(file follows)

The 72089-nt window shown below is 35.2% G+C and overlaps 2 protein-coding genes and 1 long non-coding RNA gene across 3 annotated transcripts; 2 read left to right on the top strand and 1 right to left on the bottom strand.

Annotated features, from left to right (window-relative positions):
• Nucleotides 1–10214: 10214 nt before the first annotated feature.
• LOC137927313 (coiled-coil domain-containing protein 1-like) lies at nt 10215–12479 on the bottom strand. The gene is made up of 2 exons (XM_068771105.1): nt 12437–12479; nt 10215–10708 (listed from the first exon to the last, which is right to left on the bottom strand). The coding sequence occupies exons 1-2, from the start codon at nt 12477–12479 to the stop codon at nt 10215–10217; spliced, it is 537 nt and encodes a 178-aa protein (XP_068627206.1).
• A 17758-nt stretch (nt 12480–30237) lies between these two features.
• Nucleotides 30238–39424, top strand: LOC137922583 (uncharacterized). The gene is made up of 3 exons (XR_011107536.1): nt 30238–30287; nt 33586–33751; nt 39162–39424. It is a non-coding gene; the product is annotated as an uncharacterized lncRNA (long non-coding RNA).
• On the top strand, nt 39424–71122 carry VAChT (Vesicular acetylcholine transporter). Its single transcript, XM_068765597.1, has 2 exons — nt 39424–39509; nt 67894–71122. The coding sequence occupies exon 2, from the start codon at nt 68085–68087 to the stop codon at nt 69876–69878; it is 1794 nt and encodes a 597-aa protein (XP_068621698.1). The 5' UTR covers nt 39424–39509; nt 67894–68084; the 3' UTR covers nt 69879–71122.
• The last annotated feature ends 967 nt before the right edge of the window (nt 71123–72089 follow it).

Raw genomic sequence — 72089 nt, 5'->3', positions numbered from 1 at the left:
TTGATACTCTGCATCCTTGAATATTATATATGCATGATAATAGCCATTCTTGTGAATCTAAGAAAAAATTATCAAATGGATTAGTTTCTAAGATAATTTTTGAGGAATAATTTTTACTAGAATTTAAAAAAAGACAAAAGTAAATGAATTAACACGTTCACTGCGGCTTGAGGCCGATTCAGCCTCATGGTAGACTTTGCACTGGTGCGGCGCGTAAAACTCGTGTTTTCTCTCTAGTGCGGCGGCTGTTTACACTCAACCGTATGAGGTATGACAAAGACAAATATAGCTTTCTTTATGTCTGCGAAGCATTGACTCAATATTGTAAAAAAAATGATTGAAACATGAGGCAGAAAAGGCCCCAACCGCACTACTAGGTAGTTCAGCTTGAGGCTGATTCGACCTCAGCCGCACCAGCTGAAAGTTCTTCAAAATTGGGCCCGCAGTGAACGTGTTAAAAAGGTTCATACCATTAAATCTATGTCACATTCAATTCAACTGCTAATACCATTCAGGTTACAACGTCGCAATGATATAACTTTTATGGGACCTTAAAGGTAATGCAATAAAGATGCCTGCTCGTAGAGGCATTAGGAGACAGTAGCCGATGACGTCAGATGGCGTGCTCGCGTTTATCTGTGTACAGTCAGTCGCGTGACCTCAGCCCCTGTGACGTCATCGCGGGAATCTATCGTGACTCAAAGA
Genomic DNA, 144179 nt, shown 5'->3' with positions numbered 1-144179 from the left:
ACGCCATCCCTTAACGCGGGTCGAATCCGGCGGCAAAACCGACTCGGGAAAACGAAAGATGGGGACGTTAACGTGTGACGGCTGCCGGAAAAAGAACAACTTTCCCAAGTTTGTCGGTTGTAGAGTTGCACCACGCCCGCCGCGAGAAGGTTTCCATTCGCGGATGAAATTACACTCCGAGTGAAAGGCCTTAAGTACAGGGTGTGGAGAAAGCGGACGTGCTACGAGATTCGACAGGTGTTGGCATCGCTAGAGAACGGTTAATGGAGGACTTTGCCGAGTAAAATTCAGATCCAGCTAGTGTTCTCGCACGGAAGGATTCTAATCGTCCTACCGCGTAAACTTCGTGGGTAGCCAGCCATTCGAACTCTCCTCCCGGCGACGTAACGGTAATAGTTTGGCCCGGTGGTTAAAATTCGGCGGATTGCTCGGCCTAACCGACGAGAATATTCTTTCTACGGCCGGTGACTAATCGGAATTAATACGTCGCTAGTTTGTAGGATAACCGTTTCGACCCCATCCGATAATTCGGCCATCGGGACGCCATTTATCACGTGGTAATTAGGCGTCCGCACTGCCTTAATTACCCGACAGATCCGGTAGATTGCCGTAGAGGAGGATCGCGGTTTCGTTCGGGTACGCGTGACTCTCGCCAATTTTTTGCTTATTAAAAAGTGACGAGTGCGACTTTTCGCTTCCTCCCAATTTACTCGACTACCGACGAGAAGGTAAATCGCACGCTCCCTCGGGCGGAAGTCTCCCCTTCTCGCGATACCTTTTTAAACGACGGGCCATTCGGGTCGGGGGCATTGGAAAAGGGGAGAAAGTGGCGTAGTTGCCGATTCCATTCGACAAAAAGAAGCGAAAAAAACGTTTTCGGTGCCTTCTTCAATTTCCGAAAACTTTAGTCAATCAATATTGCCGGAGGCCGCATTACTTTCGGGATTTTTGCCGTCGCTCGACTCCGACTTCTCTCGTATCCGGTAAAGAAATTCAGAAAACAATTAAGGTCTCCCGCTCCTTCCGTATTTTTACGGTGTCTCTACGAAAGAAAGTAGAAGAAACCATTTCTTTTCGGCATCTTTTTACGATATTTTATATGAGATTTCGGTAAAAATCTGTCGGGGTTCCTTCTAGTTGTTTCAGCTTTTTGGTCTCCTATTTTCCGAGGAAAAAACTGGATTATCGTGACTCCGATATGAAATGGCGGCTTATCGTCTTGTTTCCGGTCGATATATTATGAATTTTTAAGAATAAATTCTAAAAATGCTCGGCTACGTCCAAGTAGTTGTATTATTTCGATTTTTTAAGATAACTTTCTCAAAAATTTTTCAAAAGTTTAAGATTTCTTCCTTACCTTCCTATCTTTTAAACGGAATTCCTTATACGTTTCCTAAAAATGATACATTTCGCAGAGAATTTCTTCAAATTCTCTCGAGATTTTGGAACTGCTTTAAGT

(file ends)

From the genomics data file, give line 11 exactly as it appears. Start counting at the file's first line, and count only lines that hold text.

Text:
Genomic DNA, 144179 nt, shown 5'->3' with positions numbered 1-144179 from the left: